I think sportsmanship also extends to the issue of cheating – pretending to be hurt or fouled to gain a penalty or advantage. This practice seems more prevalent these days, as the pressure to win grows ever stronger. Soccer is big business now, from the youth level to the pros, and there’s such a demand for results. When Thierry Henry got away with a handball during a World Cup playoff game against Ireland, qualifying France for the 2010 World Cup, he admitted the handball. The incident led to a lot of discussion, and even escalated to comments made by the respective leaders of each country. This was a matter of sportsmanship, and how professional players with great influence should conduct themselves on and off the field.
As in so many other arenas, leadership is needed. It’s the coach’s job to teach players how to manage competition and demonstrate sportsmanship. The coach must create a positive environment and serve as a role model for youth. If the coach is shouting at the ref and opposition, players will emulate that behavior. Youth coaches can validate the worst behavior exhibited in the wider world of sports, or counter-balance it with a positive example. Parents too, must strive to lead their children in this arena. And when they don’t, it’s also the coach’s job to coral the parents.
I have actually benched kids for parental behavior. It’s a very tough thing to do, but when parents won’t follow the rules – and are shouting at players, other parents, the ref or the opposing coach – you must take action. You must first, of course, communicate your rules, expectations and consequences. Then, when their kid is pulled out of the game, they know why. I have found this sort of discipline to be very effective in ratcheting down bad sideline behavior, as hard as it is to punish the kids. Just make sure you follow through, and then reiterate the reasons behind your decisions.
Players at all levels must understand that poor sportsmanship carries serious consequences.
In the pros, stars like Suárez get suspended for offensive remarks. John Terry, awaiting trial for racial abuse, was stripped of his English National Team captain’s role. And even sports media lose their jobs over racist coverage. I firmly believe these punishments are necessary; examples must be made. The next generation must understand this behavior will not be tolerated.
In most of the world, soccer is a working-class sport, providing opportunities for players of all races, ethnicities and economic backgrounds. Racism is less prevalent in the game these days, but it’s still there. And it must be eliminated. Governing bodies and teams must set the tone, but fans – like players – can and should be disciplined. If racial abuse comes from the stands, the biggest punishment for any true fan is one inflicted on the team. Deduct points. Wipe away wins. Exclude those teams from competition.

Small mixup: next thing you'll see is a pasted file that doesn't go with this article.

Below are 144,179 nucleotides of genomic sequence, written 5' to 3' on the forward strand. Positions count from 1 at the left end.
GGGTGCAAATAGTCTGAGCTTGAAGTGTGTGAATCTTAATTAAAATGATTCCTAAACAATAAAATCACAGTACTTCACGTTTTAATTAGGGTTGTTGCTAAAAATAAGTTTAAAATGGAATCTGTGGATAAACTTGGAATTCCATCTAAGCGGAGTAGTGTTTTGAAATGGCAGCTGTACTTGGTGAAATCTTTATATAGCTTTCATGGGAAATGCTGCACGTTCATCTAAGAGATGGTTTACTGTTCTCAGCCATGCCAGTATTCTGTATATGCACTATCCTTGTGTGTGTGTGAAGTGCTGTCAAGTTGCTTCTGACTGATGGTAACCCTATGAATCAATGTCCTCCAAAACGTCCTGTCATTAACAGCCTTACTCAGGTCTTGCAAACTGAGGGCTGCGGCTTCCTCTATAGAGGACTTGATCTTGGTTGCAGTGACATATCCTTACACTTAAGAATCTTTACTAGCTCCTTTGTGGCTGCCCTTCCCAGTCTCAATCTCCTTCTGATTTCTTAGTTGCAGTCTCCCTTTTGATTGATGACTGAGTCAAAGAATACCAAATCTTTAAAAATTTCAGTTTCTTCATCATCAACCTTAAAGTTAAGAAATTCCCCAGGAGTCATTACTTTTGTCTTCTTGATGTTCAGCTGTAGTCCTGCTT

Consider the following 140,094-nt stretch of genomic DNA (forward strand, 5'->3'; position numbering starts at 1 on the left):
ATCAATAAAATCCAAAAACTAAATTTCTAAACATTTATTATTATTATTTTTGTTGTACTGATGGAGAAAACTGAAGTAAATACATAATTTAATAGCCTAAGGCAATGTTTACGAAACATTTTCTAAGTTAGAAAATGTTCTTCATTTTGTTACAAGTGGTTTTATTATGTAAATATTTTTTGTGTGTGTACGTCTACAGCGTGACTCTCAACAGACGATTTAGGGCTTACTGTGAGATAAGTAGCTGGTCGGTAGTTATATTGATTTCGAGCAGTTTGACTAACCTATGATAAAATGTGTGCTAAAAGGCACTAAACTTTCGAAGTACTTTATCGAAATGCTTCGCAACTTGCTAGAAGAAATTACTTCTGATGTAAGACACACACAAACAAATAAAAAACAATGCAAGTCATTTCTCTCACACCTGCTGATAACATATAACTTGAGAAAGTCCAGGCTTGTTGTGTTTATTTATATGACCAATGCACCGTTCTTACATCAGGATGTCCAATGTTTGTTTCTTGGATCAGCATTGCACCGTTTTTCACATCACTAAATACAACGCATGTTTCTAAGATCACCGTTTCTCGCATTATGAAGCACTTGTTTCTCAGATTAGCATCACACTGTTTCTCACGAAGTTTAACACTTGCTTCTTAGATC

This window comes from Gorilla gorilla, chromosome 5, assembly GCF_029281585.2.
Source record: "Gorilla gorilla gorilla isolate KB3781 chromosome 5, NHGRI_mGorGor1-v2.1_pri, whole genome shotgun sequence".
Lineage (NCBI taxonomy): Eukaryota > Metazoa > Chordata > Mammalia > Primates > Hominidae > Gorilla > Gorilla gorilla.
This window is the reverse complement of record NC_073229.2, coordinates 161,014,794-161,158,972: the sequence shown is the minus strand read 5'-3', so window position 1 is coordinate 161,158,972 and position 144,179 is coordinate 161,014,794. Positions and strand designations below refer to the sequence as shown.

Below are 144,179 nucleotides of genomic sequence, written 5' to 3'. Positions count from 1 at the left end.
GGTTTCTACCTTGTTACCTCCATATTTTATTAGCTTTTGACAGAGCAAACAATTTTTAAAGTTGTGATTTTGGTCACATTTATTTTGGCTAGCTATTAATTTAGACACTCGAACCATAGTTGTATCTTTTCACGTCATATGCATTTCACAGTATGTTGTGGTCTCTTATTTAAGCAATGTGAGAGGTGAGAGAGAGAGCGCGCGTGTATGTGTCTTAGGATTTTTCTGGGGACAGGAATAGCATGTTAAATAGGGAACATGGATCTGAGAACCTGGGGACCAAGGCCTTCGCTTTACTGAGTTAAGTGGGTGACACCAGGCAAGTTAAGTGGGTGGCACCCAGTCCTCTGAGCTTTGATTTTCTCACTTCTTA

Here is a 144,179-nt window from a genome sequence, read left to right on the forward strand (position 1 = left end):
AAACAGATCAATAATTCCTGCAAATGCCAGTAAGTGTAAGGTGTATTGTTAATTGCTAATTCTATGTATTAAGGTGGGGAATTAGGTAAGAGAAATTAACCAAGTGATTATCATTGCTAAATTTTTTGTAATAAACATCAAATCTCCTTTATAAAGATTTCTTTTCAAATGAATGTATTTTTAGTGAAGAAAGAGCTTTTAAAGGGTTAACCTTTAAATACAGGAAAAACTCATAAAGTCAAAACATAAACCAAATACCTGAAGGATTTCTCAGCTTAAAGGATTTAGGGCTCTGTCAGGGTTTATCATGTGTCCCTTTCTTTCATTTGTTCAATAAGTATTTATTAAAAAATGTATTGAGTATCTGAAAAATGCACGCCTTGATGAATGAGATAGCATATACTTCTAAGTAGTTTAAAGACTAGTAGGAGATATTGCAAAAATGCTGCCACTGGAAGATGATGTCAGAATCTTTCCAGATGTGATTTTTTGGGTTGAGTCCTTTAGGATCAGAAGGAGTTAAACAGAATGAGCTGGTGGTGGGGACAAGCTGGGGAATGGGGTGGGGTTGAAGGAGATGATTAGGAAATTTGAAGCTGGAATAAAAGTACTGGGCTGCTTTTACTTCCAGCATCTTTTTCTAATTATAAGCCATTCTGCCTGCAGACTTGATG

A fan should support, but, of course, they have the right to voice opinions. But they must be directed and communicated the right way. Fans pay hard-earned money to attend games. And as with all forms of entertainment, they have a right to voice disapproval. Just make sure it doesn’t cross the line, especially now, with so many families watching.
I think youth coaches can use these high-profile news incidents as powerful teaching moments. They should take time to talk with players about sportsmanship, respect and fair play. These kinds of dramatic illustrations can stay with players for a lifetime.
There is one very positive example of good sportsmanship that I vividly remember – a generous play made by Paolo Di Canio in 2001.
Now, Di Canio was generally a rather emotional, eccentric Italian player for West Ham United. He had even been suspended for pushing a ref to the ground during a game. But in one game he stopped the play – catching the ball with his hands after the opposing goalkeeper twisted his knee. Di Canio could have scored, but refrained because he didn’t want to take advantage of an injured player. He was commended for his judgment and later won a FIFA Fair Play Award. It was an act that went against his immediate self interest and the success of his team. But it was the right thing to do.
And that’s the kind of sports story we could all see more of.
Danny Jackson's recent coaching experience ranges from youth soccer at Eastside FC and the Sounders FC / ODP youth development program and speaks to high schools and youth clubs regarding the far reaching impacts of youth sports. Danny also is serving as the Director of New Business for Korrio.